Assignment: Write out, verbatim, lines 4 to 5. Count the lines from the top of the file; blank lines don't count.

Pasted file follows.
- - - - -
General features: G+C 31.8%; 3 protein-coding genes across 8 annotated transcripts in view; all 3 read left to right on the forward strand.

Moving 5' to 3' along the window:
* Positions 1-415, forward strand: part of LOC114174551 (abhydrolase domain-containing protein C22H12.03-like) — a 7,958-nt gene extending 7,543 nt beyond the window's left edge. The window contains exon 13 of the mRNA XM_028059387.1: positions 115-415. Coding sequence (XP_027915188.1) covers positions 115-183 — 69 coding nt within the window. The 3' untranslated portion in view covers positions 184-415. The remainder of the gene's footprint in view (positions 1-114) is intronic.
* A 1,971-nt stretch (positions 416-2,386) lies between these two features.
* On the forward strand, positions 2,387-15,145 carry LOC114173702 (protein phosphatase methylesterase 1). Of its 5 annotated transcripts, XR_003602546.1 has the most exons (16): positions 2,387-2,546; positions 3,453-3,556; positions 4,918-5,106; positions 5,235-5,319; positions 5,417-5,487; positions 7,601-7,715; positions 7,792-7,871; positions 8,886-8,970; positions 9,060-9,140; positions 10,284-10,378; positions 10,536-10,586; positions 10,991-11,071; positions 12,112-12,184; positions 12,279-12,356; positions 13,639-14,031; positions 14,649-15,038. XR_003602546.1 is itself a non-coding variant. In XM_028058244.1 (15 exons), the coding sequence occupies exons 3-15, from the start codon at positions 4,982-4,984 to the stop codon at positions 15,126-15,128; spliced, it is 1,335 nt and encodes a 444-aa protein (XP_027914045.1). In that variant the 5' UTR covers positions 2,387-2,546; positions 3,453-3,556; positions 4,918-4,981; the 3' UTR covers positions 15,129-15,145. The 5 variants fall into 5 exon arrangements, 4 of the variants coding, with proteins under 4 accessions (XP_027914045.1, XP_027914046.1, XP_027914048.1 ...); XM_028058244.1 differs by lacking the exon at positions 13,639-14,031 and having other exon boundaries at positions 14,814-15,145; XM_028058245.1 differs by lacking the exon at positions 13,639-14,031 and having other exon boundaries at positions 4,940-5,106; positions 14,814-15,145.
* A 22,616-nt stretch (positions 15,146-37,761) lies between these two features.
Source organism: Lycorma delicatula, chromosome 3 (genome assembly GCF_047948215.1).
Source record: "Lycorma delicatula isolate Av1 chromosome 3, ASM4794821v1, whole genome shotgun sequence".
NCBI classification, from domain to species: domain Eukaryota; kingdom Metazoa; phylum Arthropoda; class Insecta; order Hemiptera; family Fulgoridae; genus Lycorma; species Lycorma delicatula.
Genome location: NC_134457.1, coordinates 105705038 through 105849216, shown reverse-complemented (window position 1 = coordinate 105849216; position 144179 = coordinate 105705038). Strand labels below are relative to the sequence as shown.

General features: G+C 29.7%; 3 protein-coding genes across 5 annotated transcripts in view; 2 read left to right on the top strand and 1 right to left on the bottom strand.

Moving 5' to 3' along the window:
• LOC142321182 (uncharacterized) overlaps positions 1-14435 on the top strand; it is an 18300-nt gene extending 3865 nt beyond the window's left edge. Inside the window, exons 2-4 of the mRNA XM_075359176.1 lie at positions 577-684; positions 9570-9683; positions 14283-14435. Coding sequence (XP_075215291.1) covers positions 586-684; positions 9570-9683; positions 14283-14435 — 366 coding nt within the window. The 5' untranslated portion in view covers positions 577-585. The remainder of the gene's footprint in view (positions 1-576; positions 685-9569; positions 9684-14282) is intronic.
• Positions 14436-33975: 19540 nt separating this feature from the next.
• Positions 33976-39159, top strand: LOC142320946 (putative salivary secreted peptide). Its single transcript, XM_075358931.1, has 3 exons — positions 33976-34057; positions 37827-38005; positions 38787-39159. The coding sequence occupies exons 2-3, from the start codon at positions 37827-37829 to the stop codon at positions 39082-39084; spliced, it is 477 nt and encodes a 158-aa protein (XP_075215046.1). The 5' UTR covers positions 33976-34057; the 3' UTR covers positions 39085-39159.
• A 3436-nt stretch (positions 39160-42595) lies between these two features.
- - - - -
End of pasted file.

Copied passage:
* A 1,971-nt stretch (positions 416-2,386) lies between these two features.
* On the forward strand, positions 2,387-15,145 carry LOC114173702 (protein phosphatase methylesterase 1). Of its 5 annotated transcripts, XR_003602546.1 has the most exons (16): positions 2,387-2,546; positions 3,453-3,556; positions 4,918-5,106; positions 5,235-5,319; positions 5,417-5,487; positions 7,601-7,715; positions 7,792-7,871; positions 8,886-8,970; positions 9,060-9,140; positions 10,284-10,378; positions 10,536-10,586; positions 10,991-11,071; positions 12,112-12,184; positions 12,279-12,356; positions 13,639-14,031; positions 14,649-15,038. XR_003602546.1 is itself a non-coding variant. In XM_028058244.1 (15 exons), the coding sequence occupies exons 3-15, from the start codon at positions 4,982-4,984 to the stop codon at positions 15,126-15,128; spliced, it is 1,335 nt and encodes a 444-aa protein (XP_027914045.1). In that variant the 5' UTR covers positions 2,387-2,546; positions 3,453-3,556; positions 4,918-4,981; the 3' UTR covers positions 15,129-15,145. The 5 variants fall into 5 exon arrangements, 4 of the variants coding, with proteins under 4 accessions (XP_027914045.1, XP_027914046.1, XP_027914048.1 ...); XM_028058244.1 differs by lacking the exon at positions 13,639-14,031 and having other exon boundaries at positions 14,814-15,145; XM_028058245.1 differs by lacking the exon at positions 13,639-14,031 and having other exon boundaries at positions 4,940-5,106; positions 14,814-15,145.